1. The disinformation and misinformation cannot be solved by a new law which rival politicians wish to use against each other or their proxies. Article 154 of the Republic Act 10951 has already a similar provision of “Fake News” which is the “Unlawful use of means of publication and unlwaful utterances.”

“1. Any person who by means of printing, lithography, or any other means of publication shall publish or cause to be published as news any false news which may endanger the public order, or cause dausage to the interest or credit of the State;

  1. We have enough laws to address the problem of fake news, the Revised Penal Code and the Cybercrime Prevention Act of 2012 (R.A. 10175) being the most obvious examples. What we need is fair and just enforcement.
  2. The proposed legislation, such as S.B. No. 1492, are so vaguely worded and overbroad in defining what it considers as “fake news” as to be constitutionally questionable. The proposed laws will almost surely infringe upon rights guaranteed by the Constitution such as freedom of expression and the right to information of public interest or concern.
  3. The very nature of social media and its enabling technology will make restrictions difficult, if not impossible, to implement. Online platforms, such as Facebook, are here to stay, whether we like it or not. As noted by the Senate itself, these platforms are tools for people empowerment. And just like any tool, they can be used for good or bad ends. But by themselves, they are neutral.

How then can we curb the spread of fake news?

As a blogger, I will to continue to write articles of national interest and those that educate the users of social media platforms on its judicious use and inculcating a culture of critical thinking and respect for truth and reason.  People must be provided proper guideposts but they have to navigate the path themselves and become savvy news consumers.

READ: Fact-checking day is every day. Here are 8 tips on how you can stand up for facts

READ: Fake news: 7 types of mis- and disinformation (Part 1)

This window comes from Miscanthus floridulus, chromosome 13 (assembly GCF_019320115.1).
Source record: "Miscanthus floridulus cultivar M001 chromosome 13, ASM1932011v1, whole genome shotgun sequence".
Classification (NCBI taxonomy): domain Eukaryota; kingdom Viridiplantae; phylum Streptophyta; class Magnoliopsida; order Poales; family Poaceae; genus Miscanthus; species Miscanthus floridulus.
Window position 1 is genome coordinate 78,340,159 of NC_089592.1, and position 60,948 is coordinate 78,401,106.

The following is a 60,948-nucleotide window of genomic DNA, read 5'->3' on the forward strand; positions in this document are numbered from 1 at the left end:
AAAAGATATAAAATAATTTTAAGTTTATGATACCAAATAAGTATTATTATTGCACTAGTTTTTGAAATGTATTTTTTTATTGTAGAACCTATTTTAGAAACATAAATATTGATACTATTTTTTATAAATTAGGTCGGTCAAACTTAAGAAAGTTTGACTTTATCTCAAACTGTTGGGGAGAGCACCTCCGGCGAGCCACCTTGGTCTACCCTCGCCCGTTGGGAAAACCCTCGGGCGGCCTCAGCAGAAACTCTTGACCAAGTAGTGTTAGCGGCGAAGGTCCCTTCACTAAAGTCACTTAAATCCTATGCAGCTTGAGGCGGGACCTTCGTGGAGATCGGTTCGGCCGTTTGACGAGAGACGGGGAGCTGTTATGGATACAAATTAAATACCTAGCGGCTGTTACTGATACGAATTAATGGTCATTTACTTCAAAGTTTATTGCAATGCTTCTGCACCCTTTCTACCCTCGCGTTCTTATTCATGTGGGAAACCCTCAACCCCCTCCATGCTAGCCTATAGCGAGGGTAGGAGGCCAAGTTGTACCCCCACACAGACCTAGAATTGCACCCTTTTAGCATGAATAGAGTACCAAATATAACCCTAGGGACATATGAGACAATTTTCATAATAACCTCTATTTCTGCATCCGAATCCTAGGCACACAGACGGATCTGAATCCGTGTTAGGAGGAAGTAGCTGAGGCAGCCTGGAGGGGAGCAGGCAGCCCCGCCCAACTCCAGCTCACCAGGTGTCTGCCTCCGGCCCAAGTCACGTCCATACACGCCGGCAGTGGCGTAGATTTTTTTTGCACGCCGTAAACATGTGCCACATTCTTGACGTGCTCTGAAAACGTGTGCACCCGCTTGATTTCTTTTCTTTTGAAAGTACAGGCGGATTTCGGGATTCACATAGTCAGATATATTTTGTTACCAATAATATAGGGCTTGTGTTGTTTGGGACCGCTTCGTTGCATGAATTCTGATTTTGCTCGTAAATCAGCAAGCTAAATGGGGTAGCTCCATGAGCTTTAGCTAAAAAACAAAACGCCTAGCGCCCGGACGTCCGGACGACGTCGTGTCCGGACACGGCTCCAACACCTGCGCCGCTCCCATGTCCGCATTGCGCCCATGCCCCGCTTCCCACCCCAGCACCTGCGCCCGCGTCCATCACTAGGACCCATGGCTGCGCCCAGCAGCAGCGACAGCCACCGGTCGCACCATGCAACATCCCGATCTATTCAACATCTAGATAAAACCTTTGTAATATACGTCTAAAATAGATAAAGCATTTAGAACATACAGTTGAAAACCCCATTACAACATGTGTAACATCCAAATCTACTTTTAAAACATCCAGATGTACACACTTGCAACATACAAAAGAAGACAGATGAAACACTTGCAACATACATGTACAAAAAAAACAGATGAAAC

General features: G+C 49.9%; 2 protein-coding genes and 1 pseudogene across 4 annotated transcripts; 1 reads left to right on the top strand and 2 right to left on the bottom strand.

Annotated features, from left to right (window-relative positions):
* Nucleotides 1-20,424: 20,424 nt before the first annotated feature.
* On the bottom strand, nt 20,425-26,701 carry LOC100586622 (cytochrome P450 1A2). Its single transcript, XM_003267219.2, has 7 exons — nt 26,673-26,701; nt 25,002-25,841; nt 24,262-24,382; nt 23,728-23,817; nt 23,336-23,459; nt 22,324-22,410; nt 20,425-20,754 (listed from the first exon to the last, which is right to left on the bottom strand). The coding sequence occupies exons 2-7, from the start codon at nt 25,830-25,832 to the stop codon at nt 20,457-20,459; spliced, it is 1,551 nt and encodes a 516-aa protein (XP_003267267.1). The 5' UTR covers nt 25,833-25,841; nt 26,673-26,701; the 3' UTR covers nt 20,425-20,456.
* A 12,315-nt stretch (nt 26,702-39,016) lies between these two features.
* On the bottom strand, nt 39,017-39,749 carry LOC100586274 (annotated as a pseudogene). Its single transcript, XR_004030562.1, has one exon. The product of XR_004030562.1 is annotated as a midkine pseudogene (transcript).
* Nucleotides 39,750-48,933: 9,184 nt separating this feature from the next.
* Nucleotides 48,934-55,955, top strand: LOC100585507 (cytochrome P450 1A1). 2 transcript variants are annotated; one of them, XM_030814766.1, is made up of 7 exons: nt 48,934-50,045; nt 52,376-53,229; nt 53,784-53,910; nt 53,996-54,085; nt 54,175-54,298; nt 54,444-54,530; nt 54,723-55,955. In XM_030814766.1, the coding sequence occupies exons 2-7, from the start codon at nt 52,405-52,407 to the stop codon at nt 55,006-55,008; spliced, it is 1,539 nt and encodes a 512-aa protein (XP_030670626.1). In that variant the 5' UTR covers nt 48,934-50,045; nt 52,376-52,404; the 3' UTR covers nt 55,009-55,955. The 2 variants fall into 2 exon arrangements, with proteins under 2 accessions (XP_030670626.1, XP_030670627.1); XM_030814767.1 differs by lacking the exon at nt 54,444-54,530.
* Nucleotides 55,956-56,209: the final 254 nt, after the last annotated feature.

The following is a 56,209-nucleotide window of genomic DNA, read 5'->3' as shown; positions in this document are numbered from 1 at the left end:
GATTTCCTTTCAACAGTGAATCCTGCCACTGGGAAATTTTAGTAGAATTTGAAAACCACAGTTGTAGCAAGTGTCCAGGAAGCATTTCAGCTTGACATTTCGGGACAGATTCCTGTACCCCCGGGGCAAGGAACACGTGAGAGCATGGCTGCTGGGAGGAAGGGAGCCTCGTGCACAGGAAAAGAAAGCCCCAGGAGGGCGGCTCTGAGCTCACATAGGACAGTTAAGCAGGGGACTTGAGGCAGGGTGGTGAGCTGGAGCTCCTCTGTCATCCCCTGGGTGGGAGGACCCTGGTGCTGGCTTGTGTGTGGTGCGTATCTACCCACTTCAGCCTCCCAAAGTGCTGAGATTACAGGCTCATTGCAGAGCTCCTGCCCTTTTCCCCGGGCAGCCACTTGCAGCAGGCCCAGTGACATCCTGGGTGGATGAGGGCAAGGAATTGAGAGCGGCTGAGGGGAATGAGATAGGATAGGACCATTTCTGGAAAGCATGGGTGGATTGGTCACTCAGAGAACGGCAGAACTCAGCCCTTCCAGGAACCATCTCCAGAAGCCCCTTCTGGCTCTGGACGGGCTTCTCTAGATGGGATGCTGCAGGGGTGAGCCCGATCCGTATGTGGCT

READ : Be a savvy news consumer. Here are 6 tips for identifying fake news (Part 2)

Bloggers and advocates are now collaborating with each other to spread awareness on fact checking. False news is harmful to our community and to our role as advocates.  Fellow bloggers and advocates work together to debunk “fake news” by tapping our various communities.

READ: Moves to fight “Fake News” and Other Information Disorders in 2018

Advocates help each other through counterspeech when faced with malicious and vicious attacks in the course of debunking fake news.

I have made mistakes as a blogger and even deceived by a wrong website URL but I learn from all these. I make corrections immediately. I believe that false news is fake news if no recantation nor correction is made after falsity is established or information is debunked.

All bloggers have their own communities with their own best practices such as mandatory disclosure or disclaimer and even a corrections policy like we have on BlogWatch.

We will publish corrections on our own and in our own voice as soon as we are told about a mistake by anyone — our contributors, an uninvolved reader, or an aggrieved reader — and can confirm the correct information.


Lastly, I would like to recommend the following

  1. Government entities or employees can be made accountable for the use/misuse of resources in spreading misinformation or “fake news” by invoking Republic Act No. 6713 , Code of Conduct and Ethical Standards for Public Officials and Employees.”
  2. Instead of crafting a new law, enforcement should be strengthened and supported, but balanced by the need to protect the constitutionally guaranteed rights of free speech and free expression.
  1. Libel should be decriminalized as the prison penalty creates a chilling effect on the media, and threatens press freedom and free speech.
  2. Legislators should take time to sit down with the blogging /social media communities and understand their role in using technology for social good. Constructive engagement, taking into consideration diverse views from all sides of the political spectrum, will ensure that we are all given a voice as citizens, fellow travelers and Filipinos.

While we can pass laws for every conceivable human act, we cannot legislate good judgment.

I would like to thank Tonyo Cruz , Pierre Galla, Carlos Nazareno, Marnie Tonson, Nica Dumalao and other fellow advocates and bloggers who gave me inputs for this position paper.

Thank you

Noemi Lardizabal-Dado